US 640760 A
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No. 640,760. Patented Jan. 9, 1900. H. GEISENHONER.
lNDUCTOR DYNAMO GTRIC MACHINE.
pplication file v. 14, 1898.)
iNVEN U 1*[enr (leis enb'o'ner. M 4% UNITED STATES PATENT OFFICE.
HENRY eEIsENnoNEE, or SOHENEOTADY, NEW YORK, ASSIGNOR TO THE GENERAL ELECTRIC COMPANY, on NEW YORK.
lNDUCTOR DYNAMO-ELECTRIC MACHINE.
SPECIFICATION forming part of Letters Patent No. ,7 dated January 9, 1900- Application filed November 14,1898. Serial No. 696,333. (No model.)
To ctZZ whom it may concern:
Be it known that I, HENRY GEIsENHoNEE, a citizen of the United States, residing at Schenectady, in the county of Schenectady, State of New York, have invented certain new and useful Improvements in Inductor-Dynamos, (Case N0. 482,) of which the following is a specification.
My present invention relates to the con struction of inductor-dyna mos, and more particularly to the revolving inductor of such machines. In practice these machines are sometimes driven at very high speeds, and it has been found that they set up a very disagreeable howl or vibration. Many attempts have been made to remedy this difficulty, some of which have lessened it, but none of which have been entirely successful. It has been due to a great extent to the shape of the inductor, which sets up harmonic vibrations in its revolutions. It is the object of the present invention to prevent this by building out the inductor to a substantially cylindrical form with materials to some extent at least non-resonant in character. It is manifest that most materials except metals are unsafe on account of the centrifugal stress to which these structures are subjected. I prefer, therefore, to build the iron part of the inductor of the usual laminated construction and attach it to a solid metallic body, filling the cut-awaypart of the iron structure with laminations of brass and some non-resonant insulating material, such as compressed fiber. By this arrangement I am enabled to check to a great extent harmonic vibration, so that the noise from the alternator is minimized and in machines of ordinary sizes eliminated. At the same time by dovetailing the parts together I get a structure which is capable of enduring the strain of the highest speeds used in these machines.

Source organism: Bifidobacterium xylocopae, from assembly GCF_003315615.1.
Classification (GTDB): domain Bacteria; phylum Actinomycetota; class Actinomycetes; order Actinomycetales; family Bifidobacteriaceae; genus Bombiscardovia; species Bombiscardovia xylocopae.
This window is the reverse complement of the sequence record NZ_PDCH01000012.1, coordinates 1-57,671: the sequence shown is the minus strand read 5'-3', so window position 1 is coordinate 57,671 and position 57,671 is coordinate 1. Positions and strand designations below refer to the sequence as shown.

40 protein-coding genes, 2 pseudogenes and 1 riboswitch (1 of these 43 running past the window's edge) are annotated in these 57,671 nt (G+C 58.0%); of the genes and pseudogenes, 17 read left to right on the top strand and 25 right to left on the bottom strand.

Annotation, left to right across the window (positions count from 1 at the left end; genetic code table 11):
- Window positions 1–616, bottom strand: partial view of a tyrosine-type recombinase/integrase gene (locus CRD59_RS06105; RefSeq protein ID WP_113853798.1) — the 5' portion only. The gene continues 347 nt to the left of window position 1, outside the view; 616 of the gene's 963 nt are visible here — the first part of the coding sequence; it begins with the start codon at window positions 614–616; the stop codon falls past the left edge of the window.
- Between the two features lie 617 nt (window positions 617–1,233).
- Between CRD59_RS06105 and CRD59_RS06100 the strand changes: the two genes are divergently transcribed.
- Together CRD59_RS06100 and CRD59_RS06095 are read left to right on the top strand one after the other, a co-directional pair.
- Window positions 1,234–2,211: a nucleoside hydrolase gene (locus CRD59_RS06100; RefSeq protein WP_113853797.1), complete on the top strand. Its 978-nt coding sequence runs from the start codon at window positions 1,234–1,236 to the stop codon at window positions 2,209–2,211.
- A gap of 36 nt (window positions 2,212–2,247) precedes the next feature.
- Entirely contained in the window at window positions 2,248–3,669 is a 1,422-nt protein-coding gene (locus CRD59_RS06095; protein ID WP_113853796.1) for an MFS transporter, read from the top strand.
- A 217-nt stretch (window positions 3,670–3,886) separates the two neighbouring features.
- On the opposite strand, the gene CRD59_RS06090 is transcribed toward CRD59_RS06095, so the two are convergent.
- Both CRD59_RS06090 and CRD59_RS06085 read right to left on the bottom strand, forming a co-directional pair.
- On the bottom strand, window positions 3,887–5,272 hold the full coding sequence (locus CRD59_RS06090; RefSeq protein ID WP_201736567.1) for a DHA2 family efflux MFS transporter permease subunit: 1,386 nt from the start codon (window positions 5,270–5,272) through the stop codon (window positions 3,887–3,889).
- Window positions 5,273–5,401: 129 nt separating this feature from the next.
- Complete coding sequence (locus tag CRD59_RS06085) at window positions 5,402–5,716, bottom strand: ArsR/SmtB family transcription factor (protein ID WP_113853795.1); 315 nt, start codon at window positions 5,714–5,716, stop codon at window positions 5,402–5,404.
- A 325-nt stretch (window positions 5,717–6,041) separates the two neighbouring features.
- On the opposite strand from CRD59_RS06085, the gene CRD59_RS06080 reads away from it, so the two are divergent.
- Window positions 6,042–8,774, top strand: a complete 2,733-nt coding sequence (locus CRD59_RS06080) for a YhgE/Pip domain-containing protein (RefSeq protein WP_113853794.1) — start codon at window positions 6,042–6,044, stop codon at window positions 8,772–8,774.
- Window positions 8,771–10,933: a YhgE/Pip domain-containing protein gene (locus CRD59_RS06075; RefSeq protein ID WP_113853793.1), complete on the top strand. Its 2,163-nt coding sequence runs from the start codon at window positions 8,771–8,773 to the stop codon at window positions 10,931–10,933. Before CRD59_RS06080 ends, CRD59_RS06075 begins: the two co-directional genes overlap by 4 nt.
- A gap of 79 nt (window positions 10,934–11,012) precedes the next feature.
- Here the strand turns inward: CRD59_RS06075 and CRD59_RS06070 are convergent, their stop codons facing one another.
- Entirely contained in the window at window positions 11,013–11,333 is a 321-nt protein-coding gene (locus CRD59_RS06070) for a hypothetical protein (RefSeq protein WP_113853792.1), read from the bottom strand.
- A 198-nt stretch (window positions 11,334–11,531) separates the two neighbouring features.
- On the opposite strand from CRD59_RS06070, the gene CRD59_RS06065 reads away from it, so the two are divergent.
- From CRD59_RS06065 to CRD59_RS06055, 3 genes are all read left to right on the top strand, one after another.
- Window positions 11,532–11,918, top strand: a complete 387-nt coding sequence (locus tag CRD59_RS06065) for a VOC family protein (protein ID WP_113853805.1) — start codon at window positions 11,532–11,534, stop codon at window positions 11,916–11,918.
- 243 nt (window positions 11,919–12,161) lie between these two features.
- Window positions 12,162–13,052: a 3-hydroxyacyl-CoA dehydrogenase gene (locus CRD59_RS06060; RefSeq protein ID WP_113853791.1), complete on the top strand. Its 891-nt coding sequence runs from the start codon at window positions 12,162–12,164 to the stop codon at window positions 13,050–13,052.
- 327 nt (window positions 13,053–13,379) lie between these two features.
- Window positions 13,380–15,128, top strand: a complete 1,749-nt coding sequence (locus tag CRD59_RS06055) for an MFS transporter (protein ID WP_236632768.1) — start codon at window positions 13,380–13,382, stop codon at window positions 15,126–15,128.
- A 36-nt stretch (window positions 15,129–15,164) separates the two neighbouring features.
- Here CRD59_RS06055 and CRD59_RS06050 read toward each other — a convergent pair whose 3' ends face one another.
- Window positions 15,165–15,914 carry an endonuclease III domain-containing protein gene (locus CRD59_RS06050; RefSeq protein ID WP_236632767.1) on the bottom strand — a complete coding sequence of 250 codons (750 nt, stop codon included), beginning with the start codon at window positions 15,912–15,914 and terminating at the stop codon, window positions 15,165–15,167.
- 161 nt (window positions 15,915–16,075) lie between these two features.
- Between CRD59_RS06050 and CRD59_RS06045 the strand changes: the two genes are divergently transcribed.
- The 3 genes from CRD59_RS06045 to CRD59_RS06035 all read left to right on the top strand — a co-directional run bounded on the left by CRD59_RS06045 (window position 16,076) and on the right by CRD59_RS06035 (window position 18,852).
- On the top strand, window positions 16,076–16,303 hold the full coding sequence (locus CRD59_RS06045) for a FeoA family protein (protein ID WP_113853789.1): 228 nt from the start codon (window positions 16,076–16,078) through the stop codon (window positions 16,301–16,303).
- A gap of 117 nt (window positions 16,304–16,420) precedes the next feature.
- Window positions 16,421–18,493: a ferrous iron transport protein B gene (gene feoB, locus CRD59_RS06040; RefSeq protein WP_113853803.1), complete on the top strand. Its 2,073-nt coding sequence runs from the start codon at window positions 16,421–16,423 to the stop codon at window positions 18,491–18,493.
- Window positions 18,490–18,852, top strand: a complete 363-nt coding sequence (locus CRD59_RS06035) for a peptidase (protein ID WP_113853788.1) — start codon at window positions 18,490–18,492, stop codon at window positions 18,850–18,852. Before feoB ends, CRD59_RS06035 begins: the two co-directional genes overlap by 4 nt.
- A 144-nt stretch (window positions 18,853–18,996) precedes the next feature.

The accompanying drawings show my invention.
Figure 1 is a section of an inductor-alternator with a part of the revolving inductor shown in side elevation, and Fig. 2 a section through the revolving inductor.
In Fig. 1, A. is the shaft of the machine, of which Bis the armature-frame. M is one of the armature-coils, C C the field-magnet winding, and D is the armature-iron. These parts are old and of any well-known construction.
The revolving inductor consists of a solid approximately cylindrical body of metal G, to which the inductonpoles E are secured by dovetails and the usual end plates F F and rings II threaded upon the body G. At 1 I are shown the non magnetic laminations, which are preferably of brass or gun-metal and are separated by insulation, such as hard fiber K. I
The configuration of the different parts will be better understood from Fig. 2, in which E is one of the laminations of the inductoriron, provided with dovetails e e, which mesh with a similar construction on the inductorbody G The brass or gunmetal plates I are also provided with dovetails 't', which fit into proper grooves on the inductor-body and into the pole-pieces. To lessen the Weight and the consequent centrifugal strain, openings t" t" are made in the brass and fiber plates. These openings also serve to still further eliminate eddy-currents and to cool the in ductor.
\Vhat I claim as new, and desire to secure by Letters Patent of the United States, is-
l. The combination with an inductor having radial pole-pieces, of a light, hollow, nonmagnetic cooling structure secured to the indoctor, and filling the spaces between the pole-pieces to present with the latter a substantially cylindrical surface.
2. A rotatable inductor with radially-extending pole-pieces and provided with alternate layers of non-magnetic metal and nonresonant insulation, which fill the spaces between the pole-pieces.
3. In an inductor, the combination ofa supporting-core, laminated poles secured to the core, and intervening plates of alternate insulating material and non-magnetic metal secured to the core and filling out the space between the poles so that the envelop of the inductor is substantially a cylinder.
4. The combination in an inductor, of the supporting-core, the laminated iron forming the pole-pieces dovetailed to the core, and the plates of non-magnetic metal, such as brass,
and of insulation, dovetailed to the core and the pole-pieces; the whole forming substantially a cylinder.
5. The combination with an inductor having radial pole-pieces, of non-magnetic material interlocked with the inductor structure and filling the spaces between the polepieces.
6. A rotatable inductor comprising a separate core, radial pole-pieces, and non-magnetic material interlocked with said core and pole-pieces and filling the spaces between the poles.
7. A rotatable inductor comprising a separate core,pole-piecessecured thereto,and nonmagnetic material secured to the core and filling the spaces between the pole-pieces.
8. A rotatable inductor comprising a separate core,-pole-pieces secured thereto,and non- In witness whereof I have hereunto set my hand this 12th day of November, 1898.
B. B. HULL, EDW. WVILLIAMS, J12